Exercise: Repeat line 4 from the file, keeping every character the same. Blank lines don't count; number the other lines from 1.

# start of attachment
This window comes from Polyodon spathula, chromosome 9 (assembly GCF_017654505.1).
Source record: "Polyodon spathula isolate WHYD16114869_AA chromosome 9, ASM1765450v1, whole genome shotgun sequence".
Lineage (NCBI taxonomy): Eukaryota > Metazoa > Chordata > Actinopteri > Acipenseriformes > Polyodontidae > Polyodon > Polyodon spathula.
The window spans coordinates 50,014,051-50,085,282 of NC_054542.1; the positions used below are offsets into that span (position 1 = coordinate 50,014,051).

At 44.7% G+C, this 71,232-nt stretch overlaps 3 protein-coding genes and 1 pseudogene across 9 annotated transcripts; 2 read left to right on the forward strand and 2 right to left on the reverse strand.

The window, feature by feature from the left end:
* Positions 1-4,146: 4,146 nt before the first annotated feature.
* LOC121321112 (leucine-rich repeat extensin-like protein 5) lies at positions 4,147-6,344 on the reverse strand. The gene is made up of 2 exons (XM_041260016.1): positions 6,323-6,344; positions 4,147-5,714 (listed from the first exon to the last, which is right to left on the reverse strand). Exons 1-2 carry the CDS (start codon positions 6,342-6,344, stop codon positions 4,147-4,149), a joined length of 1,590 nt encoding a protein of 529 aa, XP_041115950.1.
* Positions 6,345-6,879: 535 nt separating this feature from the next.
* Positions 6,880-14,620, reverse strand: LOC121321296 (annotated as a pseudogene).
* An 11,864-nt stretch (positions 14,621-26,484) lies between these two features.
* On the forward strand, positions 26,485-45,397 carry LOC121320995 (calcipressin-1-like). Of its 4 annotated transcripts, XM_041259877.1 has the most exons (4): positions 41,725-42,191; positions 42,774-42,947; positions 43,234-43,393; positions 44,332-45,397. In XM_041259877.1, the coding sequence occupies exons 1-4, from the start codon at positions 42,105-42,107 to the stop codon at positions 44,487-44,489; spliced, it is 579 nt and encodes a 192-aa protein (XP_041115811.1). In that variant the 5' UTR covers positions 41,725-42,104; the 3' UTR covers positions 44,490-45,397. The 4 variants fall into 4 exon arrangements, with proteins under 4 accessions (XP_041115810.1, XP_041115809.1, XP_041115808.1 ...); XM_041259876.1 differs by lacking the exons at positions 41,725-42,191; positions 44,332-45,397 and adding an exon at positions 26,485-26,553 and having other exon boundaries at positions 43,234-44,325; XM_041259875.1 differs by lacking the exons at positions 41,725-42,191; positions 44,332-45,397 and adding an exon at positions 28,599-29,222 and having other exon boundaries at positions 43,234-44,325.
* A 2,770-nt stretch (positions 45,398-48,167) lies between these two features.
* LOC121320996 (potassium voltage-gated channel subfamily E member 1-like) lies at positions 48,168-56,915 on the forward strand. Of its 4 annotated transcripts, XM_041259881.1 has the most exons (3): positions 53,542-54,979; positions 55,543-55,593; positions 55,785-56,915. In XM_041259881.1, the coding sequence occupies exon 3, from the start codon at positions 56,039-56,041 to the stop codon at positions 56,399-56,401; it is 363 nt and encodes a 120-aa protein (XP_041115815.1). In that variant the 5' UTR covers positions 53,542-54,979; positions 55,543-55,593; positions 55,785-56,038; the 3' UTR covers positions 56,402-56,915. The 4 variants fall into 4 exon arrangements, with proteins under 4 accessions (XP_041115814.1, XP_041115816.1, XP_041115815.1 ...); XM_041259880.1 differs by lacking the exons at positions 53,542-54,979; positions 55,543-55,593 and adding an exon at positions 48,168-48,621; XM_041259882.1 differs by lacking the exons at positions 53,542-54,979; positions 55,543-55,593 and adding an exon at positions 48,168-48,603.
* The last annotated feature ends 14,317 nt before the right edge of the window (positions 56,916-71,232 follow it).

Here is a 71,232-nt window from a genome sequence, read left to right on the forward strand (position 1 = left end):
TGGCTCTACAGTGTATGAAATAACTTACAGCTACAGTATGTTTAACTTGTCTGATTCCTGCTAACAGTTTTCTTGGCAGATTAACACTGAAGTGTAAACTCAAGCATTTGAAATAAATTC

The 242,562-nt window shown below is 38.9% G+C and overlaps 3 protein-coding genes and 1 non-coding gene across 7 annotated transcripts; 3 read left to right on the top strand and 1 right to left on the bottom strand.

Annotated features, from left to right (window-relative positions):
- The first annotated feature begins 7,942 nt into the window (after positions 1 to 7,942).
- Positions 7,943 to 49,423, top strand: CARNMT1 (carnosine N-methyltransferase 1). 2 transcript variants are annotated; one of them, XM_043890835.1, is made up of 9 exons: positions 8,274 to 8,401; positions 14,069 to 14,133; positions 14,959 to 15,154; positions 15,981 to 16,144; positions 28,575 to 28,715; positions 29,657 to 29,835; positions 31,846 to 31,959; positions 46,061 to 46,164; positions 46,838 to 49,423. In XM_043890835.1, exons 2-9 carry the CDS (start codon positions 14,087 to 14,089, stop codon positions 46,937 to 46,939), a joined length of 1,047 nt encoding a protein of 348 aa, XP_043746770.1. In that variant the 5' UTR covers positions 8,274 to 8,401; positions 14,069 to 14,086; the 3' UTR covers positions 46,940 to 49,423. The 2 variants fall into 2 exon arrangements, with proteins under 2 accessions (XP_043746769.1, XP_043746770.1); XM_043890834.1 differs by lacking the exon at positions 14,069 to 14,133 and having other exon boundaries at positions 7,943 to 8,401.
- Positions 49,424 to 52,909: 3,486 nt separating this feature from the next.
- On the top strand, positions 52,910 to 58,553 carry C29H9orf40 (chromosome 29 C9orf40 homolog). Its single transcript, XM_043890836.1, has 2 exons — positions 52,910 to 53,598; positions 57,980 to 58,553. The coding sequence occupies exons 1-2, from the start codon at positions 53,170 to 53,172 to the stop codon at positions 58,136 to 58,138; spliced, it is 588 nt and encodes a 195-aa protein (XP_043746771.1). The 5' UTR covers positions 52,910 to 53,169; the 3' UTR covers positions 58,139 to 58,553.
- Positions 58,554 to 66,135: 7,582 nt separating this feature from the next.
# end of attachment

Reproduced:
The window spans coordinates 50,014,051-50,085,282 of NC_054542.1; the positions used below are offsets into that span (position 1 = coordinate 50,014,051).